Anna leaned forward and reached for the slimy, wrinkly blob lying lifeless between her legs on the bloody sheet.
A pale, glowing hand wrapped around her forearm and pulled it back.
“Anna, you can’t touch him. Not yet — maybe not at all,” James said. “You know that.”
“But he’s not breathing. He needs me.”
“He’ll be fine.”
As if in answer to the conversation around him, the baby took a breath and sighed. His body turned from gray-blue to pink-yellow. He opened his black eyes and stared into Anna’s.
She stretched out her arm again, and the child recoiled, hissing at her.
Anna gasped and snatched her hand back to her chest.
“I just want to hold him for a little while.” Her voice quavered.
“We don’t touch, Anna,” James said, and he hovered a hand over her forehead.
“But you and I … we made … a baby.” She pointed toward the mass at the end of the bed.
“And we … touched.”
“You wouldn’t have accepted me any other way. And we don’t touch now, do we? Humans no longer need to touch.”
“But I need to touch, James.”
James studied his wife’s face and thought about all the centuries that had passed since they first met, how much had changed, but also how much remained the same. He loved her, and she was the only one he ever had.
“I’m sorry, Anna. I forget sometimes.” His hand glowed again, and he placed it gently on her forehead. “You haven’t evolved.”
She sobbed and rubbed against his cool skin.
“Why did you have to leave, James?”
“I didn’t leave, Anna. I just lived on. Thanks to my genetic mutation, I’ve lived too long. And I evolved with the rest of the species.”
“Then why did you come back? Couldn’t you have left what we had alone and just … just … kept going?
“I did. For thousands of years. Empty years. I couldn’t die, but I was lost without you. Coming back was my only choice. Does that make me selfish?”
Anna didn’t answer but sat staring at the baby, thinking.
After a couple of minutes, she said, “How did I die?”
“If you didn’t leave, then I must have. So how did I die?”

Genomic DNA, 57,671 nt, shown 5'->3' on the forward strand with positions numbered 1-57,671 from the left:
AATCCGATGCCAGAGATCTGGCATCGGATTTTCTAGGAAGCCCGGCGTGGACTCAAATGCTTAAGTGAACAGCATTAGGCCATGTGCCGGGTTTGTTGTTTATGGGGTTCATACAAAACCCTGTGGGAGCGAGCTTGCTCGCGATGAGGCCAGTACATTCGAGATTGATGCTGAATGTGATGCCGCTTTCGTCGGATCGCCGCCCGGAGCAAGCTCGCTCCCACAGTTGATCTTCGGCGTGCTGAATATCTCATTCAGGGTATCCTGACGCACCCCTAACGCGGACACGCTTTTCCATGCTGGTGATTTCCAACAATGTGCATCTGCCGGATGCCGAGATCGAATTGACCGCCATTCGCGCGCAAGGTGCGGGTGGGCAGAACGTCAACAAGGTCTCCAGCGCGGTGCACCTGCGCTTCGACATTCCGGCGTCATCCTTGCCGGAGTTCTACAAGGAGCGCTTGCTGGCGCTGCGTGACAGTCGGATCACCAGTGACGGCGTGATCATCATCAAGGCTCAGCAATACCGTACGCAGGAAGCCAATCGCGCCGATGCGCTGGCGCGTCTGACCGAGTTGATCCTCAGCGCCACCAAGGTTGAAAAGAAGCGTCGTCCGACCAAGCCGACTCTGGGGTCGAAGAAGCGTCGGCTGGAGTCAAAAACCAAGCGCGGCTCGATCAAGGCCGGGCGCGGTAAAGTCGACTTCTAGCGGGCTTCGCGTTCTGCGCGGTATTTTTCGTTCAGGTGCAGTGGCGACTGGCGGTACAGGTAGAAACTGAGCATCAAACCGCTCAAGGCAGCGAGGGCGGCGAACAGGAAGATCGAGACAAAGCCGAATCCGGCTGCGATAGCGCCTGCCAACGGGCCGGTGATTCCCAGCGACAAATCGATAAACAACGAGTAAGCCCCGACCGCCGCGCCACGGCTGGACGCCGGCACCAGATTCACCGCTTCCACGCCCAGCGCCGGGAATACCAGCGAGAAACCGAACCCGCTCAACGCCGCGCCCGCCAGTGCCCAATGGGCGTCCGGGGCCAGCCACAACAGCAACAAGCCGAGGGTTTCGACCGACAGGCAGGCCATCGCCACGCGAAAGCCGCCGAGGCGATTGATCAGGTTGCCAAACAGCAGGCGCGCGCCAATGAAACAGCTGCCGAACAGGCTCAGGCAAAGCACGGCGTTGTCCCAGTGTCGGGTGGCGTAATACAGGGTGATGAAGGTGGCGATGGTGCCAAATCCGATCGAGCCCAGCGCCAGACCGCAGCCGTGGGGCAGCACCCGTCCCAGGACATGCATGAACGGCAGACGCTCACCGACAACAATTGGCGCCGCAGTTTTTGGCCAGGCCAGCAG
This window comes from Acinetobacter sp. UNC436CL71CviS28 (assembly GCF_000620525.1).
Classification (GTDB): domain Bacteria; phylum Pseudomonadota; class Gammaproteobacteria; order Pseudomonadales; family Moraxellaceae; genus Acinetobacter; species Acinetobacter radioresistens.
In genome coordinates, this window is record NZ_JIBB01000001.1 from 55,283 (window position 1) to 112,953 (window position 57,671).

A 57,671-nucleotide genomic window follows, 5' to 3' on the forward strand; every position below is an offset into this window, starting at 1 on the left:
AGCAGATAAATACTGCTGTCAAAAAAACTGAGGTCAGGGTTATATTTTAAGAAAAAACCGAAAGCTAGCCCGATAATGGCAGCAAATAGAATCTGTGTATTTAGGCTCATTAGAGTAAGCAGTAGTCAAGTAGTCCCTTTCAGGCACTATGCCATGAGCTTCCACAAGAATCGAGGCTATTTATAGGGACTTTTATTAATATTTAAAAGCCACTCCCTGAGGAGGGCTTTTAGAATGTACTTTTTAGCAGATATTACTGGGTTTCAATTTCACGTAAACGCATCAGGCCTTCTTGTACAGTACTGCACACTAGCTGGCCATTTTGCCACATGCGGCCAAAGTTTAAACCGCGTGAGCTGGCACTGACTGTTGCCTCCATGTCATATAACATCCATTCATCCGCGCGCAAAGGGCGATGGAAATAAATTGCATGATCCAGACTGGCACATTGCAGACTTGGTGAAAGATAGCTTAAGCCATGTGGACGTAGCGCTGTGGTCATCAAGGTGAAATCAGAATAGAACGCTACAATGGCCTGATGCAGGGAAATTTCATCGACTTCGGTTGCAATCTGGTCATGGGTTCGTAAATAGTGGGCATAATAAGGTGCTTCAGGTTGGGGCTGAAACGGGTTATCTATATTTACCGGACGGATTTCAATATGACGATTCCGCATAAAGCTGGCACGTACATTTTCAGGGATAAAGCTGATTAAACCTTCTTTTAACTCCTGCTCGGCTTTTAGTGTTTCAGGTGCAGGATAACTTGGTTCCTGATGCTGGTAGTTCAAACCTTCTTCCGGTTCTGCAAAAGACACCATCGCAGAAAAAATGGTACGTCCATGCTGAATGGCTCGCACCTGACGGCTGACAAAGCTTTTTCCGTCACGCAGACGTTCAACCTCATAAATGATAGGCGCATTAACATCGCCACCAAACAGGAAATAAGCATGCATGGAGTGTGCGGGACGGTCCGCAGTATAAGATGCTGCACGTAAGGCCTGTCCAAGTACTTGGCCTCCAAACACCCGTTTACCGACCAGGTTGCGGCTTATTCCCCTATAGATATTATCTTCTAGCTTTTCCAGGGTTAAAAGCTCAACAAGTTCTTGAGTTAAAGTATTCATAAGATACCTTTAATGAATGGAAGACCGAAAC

“I can’t tell you that, Anna.”
“Why not?” She was growing frustrated. “It’s my life, my death. I have a right to know.”
“None of us should know how we’re going to die. It would only spoil our lives. And it might alter the future.”
“The future where no one touches each other, or dies? The future that is so desperate and lonely that you came back here?”
James hung his head, knowing there was no answer to satisfy Anna and fearing that she would stumble onto the truth. He jammed his thoughts even though he knew Anna could not read them.
“And didn’t YOU change the future by siring our … son?” she waved an angry hand toward the newborn.
James stayed quiet, head low to avoid Anna’s gaze.
She didn’t waver and, after several seconds, bellowed, “Well?”.
“We need him,” James answered at last.
“What do you mean, ‘We need him’? Who needs him?”
“We … humans … people. We’ve lost something, and he’s the only one who can help us get it back.”
Anna’s stare bored into the top of James’ head. Her postpartum hormones were starting to swing, and she felt a pang of sympathy.
“What have you — we — lost, James?”
“Compassion,” he said. “And touch.”
“I thought you didn’t need those,” Anna said.
“We don’t, at least not to survive. But to live? To really live? We need something that we don’t have.”
“But he’s not like me, James. He’s like you. Cold. Distant. He won’t be able to help you.”
“He’s more like you than anyone who’s left. And he’s already evolved for longevity — immortality, as far as we know.”
“You’re going to take him, aren’t you?”
James looked away again, unable to meet Anna’s eyes. “I have to,” he whispered.
“Then take me with you, too.”
James’ shoulders lurched up and down, and he sobbed.
“I’m dying, aren’t I, James?” Anna asked. “You came back now because I’ll be dead before long.”
“I’m sorry,” he said, turning toward her at last. He caressed her face with glimmering fingers.
“I’d better get started then,” she said. “Judging by what I’ve seen so far, there is a lot of work to do.”
She leaned forward again and reached for the newborn. And again, James stopped her.
“You can’t touch him, Anna. Not yet. He won’t allow it.”
“What do I do, then?”
“You have to make him understand first. Touch, if it comes at all, comes second.”
“What do I make him understand, and how?”
“You’ll know, Anna.” James nodded toward the child, who was staring at Anna.
She looked into the baby’s dark, foreboding eyes and felt afraid. She tried to turn away, but an unknown force kept her head locked in place.
“It’s OK, Anna,” James said beside her. “He’s your son.”
She intensified her own gaze and pictured the things that made her happy — her job, tulips in the Spring, dinner at Shay’s … and holding James at night. She thought about her parents and how she had always wanted to be a mother.
Just when Anna thought she could not hold her composure any longer, the baby between her legs began to fidget, and his irises tinted denim blue. To Anna’s astonishment, he grinned.
She smiled back, tears streaming down her cheeks.
“Mommy!” the baby shrieked, and reached out a chubby pink hand.
(This story originally published in response to a Flash Fiction Challenge at Chuck Wendig’s Terrible Minds.)